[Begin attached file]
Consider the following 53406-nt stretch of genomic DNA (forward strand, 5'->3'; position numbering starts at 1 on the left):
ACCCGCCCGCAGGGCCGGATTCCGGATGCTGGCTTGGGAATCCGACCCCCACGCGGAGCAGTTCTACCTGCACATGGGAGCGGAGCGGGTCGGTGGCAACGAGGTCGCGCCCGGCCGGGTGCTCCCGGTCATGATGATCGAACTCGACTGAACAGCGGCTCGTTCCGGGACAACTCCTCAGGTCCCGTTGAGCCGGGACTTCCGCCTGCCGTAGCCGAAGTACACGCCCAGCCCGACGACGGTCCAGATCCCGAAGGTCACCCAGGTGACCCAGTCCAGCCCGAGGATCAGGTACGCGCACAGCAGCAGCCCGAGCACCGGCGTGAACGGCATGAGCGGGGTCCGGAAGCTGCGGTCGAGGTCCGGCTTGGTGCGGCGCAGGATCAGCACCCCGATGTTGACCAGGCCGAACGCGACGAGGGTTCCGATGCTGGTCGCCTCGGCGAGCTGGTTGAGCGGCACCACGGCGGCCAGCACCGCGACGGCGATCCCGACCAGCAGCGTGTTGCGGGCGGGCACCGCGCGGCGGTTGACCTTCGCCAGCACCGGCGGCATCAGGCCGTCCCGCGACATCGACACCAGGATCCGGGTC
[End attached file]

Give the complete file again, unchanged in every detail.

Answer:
Consider the following 53406-nt stretch of genomic DNA (forward strand, 5'->3'; position numbering starts at 1 on the left):
ACCCGCCCGCAGGGCCGGATTCCGGATGCTGGCTTGGGAATCCGACCCCCACGCGGAGCAGTTCTACCTGCACATGGGAGCGGAGCGGGTCGGTGGCAACGAGGTCGCGCCCGGCCGGGTGCTCCCGGTCATGATGATCGAACTCGACTGAACAGCGGCTCGTTCCGGGACAACTCCTCAGGTCCCGTTGAGCCGGGACTTCCGCCTGCCGTAGCCGAAGTACACGCCCAGCCCGACGACGGTCCAGATCCCGAAGGTCACCCAGGTGACCCAGTCCAGCCCGAGGATCAGGTACGCGCACAGCAGCAGCCCGAGCACCGGCGTGAACGGCATGAGCGGGGTCCGGAAGCTGCGGTCGAGGTCCGGCTTGGTGCGGCGCAGGATCAGCACCCCGATGTTGACCAGGCCGAACGCGACGAGGGTTCCGATGCTGGTCGCCTCGGCGAGCTGGTTGAGCGGCACCACGGCGGCCAGCACCGCGACGGCGATCCCGACCAGCAGCGTGTTGCGGGCGGGCACCGCGCGGCGGTTGACCTTCGCCAGCACCGGCGGCATCAGGCCGTCCCGCGACATCGACACCAGGATCCGGGTC